In addition to featuring both Prouvé demountable houses and design exhibitions, the gallery invites an international contemporary art gallery to exhibit a “Carte Blanche” show in its Parisian space every year during the FIAC. Past exhibitions have included galleries Jablonka Galerie, Hauser & Wirth, Gagosian, Galerie Eva Presenhuber, Sadie Coles HQ, Galleria Massimo De Carlo, Paula Cooper Gallery, kurimanzutto, Luhring Augustine, Karma, Ivor Braka, Campoli Presti, David Kordansky Gallery and Gavin Brown’s entreprise.



On the occasion of DESIGN MIAMI/ PODIUM X SHANGHAI/, Galerie Patrick Seguin presents a fine selection of works by JEAN PROUVÉ.

This first collectible design event in Asia, coinciding with Shanghai ArtWeek, will take place within the beautiful No. 1 Waitanyuan venue.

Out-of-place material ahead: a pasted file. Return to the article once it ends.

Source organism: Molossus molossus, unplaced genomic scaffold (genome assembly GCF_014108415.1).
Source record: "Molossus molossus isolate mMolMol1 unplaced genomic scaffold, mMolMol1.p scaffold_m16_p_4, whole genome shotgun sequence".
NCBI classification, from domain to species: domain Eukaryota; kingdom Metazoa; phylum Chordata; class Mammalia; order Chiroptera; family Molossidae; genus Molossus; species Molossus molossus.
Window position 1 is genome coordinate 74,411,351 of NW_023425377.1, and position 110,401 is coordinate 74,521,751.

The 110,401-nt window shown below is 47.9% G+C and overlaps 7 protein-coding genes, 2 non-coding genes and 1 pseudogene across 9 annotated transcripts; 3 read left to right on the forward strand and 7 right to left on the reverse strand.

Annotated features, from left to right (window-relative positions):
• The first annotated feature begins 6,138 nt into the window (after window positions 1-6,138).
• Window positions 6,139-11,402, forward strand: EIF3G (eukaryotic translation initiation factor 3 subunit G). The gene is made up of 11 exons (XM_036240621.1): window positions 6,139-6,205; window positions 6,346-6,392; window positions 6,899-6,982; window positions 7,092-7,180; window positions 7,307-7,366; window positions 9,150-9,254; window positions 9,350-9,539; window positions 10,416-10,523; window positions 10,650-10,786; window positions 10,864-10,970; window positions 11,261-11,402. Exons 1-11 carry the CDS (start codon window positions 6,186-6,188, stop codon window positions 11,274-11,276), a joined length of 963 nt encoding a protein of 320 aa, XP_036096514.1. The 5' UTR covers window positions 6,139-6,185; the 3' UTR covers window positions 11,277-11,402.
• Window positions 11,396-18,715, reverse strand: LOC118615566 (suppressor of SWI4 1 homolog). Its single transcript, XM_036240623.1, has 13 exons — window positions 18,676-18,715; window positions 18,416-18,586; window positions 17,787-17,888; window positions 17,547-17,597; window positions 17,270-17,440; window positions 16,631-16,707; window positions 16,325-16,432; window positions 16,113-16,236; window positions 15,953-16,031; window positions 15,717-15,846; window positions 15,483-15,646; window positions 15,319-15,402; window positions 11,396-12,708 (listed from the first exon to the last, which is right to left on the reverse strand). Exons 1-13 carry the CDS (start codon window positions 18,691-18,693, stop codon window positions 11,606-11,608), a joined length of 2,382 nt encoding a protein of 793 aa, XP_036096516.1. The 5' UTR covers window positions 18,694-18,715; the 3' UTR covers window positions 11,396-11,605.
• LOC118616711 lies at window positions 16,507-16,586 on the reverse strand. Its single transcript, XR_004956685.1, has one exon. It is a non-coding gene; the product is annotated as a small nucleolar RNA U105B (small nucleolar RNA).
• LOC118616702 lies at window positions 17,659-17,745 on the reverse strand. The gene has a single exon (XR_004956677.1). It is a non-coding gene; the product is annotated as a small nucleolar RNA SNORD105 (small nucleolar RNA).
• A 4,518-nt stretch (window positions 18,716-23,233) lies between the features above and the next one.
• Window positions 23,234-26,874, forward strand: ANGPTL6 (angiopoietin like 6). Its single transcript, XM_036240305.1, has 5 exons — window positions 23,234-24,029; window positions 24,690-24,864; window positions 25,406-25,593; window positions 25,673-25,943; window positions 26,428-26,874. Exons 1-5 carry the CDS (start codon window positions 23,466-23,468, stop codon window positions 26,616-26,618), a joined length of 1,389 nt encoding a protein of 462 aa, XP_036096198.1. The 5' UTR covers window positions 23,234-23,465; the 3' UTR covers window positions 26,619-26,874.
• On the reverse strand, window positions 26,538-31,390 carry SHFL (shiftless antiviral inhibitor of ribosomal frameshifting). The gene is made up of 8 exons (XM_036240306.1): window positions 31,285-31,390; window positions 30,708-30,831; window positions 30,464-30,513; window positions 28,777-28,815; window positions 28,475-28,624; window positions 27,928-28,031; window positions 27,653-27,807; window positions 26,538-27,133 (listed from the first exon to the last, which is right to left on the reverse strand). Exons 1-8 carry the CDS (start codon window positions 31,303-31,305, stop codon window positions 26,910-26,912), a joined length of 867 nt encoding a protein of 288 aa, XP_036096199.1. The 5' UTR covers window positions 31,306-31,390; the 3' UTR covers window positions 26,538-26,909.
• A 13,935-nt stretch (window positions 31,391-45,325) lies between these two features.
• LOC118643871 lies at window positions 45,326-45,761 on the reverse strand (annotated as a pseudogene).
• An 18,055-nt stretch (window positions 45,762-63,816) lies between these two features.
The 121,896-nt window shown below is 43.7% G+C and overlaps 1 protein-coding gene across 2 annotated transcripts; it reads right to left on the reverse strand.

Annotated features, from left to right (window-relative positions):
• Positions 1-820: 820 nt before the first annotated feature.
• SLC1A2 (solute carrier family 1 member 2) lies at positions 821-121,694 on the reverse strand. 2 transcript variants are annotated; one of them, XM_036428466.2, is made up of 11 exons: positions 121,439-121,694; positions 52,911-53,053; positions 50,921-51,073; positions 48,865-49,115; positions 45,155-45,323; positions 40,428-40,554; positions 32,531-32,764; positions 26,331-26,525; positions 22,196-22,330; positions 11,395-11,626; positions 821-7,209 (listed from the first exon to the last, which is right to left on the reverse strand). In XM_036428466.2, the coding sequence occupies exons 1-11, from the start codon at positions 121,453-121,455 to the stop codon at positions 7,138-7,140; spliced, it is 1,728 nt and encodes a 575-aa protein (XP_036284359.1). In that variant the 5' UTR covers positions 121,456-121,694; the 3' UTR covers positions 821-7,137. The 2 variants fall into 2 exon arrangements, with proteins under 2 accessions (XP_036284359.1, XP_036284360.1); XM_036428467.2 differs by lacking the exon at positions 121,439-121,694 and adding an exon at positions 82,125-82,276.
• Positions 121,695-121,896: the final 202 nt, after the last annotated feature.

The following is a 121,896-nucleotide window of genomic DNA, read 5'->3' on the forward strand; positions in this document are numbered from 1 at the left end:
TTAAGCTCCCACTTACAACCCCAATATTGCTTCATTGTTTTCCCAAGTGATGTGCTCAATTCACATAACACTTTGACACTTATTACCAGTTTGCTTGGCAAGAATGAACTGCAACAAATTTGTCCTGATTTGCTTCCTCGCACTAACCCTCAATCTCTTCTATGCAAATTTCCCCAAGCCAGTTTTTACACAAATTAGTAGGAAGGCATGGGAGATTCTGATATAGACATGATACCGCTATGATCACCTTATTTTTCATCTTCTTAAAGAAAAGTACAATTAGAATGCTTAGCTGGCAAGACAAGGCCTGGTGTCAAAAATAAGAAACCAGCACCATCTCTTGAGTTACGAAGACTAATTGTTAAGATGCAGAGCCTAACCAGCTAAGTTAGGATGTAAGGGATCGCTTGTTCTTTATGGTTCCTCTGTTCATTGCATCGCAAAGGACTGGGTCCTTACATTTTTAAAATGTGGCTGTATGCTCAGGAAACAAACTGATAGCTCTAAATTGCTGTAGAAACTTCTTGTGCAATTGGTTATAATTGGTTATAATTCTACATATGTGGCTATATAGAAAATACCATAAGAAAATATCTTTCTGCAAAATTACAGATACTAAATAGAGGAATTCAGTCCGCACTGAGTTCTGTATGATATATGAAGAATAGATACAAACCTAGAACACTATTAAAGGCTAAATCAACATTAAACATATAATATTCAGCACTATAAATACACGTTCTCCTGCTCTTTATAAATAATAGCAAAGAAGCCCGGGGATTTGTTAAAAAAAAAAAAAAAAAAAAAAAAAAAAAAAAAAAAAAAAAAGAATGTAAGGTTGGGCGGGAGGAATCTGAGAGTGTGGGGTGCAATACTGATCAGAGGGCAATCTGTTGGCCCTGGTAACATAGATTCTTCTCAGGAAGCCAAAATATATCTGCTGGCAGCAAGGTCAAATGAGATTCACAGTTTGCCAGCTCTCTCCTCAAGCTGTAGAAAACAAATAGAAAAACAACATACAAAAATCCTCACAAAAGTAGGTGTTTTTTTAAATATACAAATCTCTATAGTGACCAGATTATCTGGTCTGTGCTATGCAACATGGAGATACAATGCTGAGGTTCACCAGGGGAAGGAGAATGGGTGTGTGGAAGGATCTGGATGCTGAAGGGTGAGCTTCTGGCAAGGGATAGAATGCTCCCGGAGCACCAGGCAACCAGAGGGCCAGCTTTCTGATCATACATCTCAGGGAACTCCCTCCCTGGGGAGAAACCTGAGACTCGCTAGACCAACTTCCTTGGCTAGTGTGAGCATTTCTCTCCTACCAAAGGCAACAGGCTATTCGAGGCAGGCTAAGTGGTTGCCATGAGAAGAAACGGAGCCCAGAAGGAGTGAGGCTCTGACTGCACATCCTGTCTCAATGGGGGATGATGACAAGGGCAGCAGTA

Under the direction of locally based Curatorial Director Aric Chen working in tandem with Deputy Curator Violet Ruhui Wang, our Shanghai debut will explore the theme of Wu Gan: The Art of Design. Including rare and exceptional 20th-century and contemporary design and art, the exhibition will highlight the connection between objects and environments and the aesthetic, emotional, and spiritual experiences they impart.

According to Chen, “Throughout most of Chinese history, little distinction was made between what we now consider to be the separate fields of art and design. It was only with the Industrial Revolution in the West that design became conflated with mass production, form, and function—a constraining definition that has once again expanded in recent decades, alongside definitions of art. By underscoring the narratives, processes, and ideologies.